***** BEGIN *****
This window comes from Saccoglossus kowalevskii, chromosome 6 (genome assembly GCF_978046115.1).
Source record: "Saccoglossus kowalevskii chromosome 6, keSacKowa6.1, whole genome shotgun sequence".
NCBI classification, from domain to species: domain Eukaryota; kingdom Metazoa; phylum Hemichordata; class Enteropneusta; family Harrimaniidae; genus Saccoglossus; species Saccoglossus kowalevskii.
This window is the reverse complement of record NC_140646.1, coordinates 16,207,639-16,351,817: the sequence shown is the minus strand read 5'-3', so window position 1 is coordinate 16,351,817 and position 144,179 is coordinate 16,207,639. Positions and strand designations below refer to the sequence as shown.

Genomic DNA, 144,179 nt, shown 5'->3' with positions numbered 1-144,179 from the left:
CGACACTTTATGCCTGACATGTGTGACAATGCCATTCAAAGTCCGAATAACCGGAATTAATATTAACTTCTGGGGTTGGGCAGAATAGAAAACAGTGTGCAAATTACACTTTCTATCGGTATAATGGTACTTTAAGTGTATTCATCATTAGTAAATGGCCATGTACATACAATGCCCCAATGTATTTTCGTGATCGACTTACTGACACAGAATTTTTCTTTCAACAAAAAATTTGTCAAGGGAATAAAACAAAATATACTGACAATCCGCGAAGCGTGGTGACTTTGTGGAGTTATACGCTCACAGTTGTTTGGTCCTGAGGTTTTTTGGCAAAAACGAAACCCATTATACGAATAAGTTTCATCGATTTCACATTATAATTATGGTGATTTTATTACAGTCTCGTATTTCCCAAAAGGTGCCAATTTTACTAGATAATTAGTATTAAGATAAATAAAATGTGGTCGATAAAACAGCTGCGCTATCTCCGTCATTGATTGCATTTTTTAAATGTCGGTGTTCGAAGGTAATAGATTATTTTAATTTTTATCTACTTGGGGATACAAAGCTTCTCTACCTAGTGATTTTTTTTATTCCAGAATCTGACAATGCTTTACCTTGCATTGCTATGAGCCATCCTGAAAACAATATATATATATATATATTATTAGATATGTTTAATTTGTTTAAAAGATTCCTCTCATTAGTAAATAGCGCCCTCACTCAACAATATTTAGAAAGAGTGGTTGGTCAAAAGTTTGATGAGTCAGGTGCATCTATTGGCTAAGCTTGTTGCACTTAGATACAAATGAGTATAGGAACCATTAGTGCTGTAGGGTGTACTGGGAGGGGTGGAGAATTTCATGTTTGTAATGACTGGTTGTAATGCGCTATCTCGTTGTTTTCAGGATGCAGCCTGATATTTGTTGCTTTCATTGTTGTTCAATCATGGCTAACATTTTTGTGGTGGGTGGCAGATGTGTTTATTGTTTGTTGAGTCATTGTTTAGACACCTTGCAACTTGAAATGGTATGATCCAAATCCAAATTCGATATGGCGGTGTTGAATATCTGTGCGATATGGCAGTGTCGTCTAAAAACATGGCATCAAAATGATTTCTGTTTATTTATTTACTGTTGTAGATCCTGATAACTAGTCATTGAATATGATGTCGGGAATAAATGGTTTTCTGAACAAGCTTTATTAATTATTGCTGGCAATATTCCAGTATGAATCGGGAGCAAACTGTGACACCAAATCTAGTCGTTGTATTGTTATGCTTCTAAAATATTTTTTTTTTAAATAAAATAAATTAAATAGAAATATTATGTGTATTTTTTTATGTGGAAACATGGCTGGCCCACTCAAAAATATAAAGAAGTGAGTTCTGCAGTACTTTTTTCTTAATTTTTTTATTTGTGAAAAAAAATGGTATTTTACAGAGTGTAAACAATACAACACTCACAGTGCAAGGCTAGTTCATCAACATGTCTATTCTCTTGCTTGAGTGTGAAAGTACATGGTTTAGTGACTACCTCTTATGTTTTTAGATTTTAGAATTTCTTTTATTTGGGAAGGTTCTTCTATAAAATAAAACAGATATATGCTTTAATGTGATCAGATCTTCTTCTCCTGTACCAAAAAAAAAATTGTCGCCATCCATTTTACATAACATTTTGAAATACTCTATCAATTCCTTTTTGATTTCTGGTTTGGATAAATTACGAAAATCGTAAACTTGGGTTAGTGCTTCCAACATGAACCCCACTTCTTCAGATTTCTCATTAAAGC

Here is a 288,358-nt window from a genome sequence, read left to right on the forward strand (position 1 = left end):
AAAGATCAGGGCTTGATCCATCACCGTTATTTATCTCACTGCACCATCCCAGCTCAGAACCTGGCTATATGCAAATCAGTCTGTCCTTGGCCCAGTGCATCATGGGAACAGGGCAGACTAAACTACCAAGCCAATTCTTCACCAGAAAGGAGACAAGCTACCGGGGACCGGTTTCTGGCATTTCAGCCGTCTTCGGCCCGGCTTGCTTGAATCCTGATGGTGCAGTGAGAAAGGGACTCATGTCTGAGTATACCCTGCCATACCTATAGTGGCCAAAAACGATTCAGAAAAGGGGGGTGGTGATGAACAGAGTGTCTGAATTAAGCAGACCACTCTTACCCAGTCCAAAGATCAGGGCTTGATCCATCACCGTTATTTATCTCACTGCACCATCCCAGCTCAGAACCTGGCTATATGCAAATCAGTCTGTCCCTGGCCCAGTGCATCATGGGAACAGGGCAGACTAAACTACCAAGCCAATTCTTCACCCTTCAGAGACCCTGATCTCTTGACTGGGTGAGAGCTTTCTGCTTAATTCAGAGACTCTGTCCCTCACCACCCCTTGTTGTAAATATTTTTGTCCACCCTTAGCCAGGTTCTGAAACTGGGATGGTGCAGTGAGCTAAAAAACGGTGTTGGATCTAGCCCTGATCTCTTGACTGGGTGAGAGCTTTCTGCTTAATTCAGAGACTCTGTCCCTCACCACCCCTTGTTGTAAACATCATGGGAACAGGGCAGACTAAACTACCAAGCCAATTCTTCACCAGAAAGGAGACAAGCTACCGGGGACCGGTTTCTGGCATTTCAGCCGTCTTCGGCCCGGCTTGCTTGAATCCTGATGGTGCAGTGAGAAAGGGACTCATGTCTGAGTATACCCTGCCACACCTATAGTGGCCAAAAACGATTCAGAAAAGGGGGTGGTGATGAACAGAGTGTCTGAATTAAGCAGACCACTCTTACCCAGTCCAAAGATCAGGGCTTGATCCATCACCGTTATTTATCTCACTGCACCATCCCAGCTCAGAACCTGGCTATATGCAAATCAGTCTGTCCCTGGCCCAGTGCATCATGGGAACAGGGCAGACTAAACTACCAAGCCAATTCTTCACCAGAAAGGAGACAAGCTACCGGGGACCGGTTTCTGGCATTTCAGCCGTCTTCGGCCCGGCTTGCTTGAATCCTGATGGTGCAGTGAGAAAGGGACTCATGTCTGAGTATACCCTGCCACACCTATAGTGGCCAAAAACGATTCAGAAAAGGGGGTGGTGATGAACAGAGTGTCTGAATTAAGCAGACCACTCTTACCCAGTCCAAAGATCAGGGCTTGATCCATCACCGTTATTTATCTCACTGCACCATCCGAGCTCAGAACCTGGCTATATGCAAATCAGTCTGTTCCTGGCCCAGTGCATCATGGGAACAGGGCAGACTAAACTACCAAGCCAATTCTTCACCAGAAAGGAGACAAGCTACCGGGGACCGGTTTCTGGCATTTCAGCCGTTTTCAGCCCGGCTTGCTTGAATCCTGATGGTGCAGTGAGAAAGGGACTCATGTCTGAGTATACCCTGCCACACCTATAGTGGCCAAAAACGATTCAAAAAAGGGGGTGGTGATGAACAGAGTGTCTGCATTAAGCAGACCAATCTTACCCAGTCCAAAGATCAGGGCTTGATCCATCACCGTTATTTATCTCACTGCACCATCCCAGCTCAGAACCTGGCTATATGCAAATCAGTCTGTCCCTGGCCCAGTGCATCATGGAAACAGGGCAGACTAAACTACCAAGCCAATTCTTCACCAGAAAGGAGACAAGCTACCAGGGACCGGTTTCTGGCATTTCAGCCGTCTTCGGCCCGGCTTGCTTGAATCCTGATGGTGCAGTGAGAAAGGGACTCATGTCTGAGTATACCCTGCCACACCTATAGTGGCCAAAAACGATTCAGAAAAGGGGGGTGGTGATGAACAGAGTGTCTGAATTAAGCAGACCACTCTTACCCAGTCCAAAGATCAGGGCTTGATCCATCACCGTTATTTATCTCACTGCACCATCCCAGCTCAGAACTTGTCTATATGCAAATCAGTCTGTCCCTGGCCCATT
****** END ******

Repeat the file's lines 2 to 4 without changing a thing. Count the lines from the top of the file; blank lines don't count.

Source record: "Saccoglossus kowalevskii chromosome 6, keSacKowa6.1, whole genome shotgun sequence".
NCBI classification, from domain to species: domain Eukaryota; kingdom Metazoa; phylum Hemichordata; class Enteropneusta; family Harrimaniidae; genus Saccoglossus; species Saccoglossus kowalevskii.
This window is the reverse complement of record NC_140646.1, coordinates 16,207,639-16,351,817: the sequence shown is the minus strand read 5'-3', so window position 1 is coordinate 16,351,817 and position 144,179 is coordinate 16,207,639. Positions and strand designations below refer to the sequence as shown.